Since eight years ago today, I have yet to make it through a September 11th without leaking tears on and off all day; without hearing certain voices and sounds and, especially, silences; without seeing certain images in my mind's eye; without remembering the raw fear, and horror, and utter grief; without still trying to puzzle out, How could that have happened? Why would that have happened?

I was one of the luckiest ones that day: across the country, without any family in the disaster areas. I had a few close friends in New York City, and I had my fond memories of my graduate school days there, but I was not in a position to have my life collapse before my eyes, like so many did that day.

And still, I remember sitting on the couch with my twelve-day old Bean, watching the morning news. Hearing the anchor break in to say a small, private plane had crashed into one of the World Trade Center Towers. Watching the video a few minutes later and thinking, That wasn't a small, private plane.

Watching live coverage a few minutes later. Seeing the dark shadow come through the sky. I remember my brain stopping -- briefly understanding on some subconscious level -- and then starting again. Then saying "Oh my God, there's another one."

I remember a sudden jerky split in the TV picture with an aerial view of a maze-like structure. "What's that?" Husband asked. "It's the Pentagon," I said. With a gash in its side, a black plume of smoke rising up.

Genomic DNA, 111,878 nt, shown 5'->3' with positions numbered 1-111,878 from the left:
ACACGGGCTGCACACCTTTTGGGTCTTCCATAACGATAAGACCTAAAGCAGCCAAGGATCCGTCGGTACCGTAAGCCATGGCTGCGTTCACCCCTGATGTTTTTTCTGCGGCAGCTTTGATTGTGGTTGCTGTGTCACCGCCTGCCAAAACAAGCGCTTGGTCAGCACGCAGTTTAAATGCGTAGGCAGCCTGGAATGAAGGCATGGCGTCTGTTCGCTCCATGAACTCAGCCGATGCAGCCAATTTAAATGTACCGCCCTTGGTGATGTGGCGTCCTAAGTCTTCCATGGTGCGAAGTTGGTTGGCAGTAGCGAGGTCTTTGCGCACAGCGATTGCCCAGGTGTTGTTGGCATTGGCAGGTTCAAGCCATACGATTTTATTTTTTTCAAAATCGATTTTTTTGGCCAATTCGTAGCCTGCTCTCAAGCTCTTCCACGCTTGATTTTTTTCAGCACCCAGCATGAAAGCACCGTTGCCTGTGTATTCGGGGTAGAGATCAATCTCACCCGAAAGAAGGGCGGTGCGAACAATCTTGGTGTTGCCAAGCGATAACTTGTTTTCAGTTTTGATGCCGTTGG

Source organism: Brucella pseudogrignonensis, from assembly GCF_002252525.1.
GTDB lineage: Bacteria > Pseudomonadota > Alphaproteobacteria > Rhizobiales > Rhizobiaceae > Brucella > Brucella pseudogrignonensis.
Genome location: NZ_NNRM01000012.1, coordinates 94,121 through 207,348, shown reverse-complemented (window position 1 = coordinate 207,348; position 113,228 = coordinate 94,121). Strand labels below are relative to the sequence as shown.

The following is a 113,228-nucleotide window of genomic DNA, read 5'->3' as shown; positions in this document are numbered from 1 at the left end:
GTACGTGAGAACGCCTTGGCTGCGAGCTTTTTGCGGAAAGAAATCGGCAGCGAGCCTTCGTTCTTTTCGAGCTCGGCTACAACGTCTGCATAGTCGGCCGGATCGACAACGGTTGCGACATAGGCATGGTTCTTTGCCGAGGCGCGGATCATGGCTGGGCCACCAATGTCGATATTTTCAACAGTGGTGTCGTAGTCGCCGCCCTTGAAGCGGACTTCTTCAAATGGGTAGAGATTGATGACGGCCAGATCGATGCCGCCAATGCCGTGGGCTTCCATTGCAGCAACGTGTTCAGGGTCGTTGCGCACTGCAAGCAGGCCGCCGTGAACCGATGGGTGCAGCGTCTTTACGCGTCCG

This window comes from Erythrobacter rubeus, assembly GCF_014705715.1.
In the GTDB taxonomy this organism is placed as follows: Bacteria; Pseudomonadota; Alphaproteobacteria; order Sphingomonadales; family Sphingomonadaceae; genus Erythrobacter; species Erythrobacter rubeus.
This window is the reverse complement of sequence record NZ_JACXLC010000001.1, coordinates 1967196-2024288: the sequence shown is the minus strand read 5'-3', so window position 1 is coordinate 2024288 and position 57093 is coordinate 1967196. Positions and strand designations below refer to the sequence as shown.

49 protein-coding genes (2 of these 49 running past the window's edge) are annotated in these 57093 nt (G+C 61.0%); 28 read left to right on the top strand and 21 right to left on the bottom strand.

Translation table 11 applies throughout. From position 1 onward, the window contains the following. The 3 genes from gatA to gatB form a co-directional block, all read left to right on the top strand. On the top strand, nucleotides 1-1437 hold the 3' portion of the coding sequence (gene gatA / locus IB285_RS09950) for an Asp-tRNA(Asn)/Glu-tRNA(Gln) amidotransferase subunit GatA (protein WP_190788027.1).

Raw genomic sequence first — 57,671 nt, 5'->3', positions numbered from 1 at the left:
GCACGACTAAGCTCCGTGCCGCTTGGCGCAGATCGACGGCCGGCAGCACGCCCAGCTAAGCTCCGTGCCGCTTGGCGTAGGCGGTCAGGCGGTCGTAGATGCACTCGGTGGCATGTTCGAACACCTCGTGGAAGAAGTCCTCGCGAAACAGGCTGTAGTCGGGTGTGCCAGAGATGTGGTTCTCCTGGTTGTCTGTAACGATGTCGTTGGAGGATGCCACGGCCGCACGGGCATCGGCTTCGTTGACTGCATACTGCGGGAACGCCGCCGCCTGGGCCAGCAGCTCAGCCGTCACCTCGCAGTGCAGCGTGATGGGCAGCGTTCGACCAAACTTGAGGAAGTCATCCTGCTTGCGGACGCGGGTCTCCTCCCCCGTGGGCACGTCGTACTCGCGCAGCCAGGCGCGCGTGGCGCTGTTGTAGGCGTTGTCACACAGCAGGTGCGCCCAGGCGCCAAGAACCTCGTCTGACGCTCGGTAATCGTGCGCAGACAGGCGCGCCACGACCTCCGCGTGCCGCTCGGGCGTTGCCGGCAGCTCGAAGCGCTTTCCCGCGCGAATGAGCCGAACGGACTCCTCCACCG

I remember listening to the audio of a voicemail from a passenger on one of the planes. It was a message to his wife. He said, "It doesn't look good." He said, "I want you to do good, be happy." He said, "I hope I see you" but if not, "See you when you get here." As if he was already partly in that known-yet-unknown There, that eternal place where souls reside.

And then the bewilderment, the inability to comprehend that explosion of dust, and bricks, and paper, and lives -- the towers falling down.

I remember the eerie, silent skies above my house near the airport, which were usually so full of the distant rumbles and roars of jets overhead. And starting a few days later, the regular patrols of fighter jets that were The Bean's and my only company on our morning walks.

I remember trying to get through to my dear friend, LC, all day, all week, all the next week; hoping and praying that she and her husband were okay. I remember finally getting through to her office in late September, time standing still while I waited to hear the words, "We're all okay," the wash of weak-kneed relief when I heard those words in her sweet voice. I remember the joy and tears we shared over the phone lines that were finally, blessedly open again.

I remember waiting to hear the stories of amazing rescues, of people pulled - alive! - from the rubble hours, one day, two days after the attacks. I remember finally accepting that, with one or two exceptions, there were to be no such stories.

And I remember lying down in bed next to Husband that night, thinking of all the people in New York and Washington and across the country, who were lying down so utterly alone.

Sometimes I try to figure out why this still feels so raw, even to someone like me who, after all is said and done, really lost nothing on that day -- except a bit more of my innocence. But I have learned over the years to let feelings flow. If you need to remember, then remember.

I am remembering today.

And I am asking you to remember, too: Remember to tell your dearest ones how precious they are to you, and to say a little prayer for peace and other miracles.

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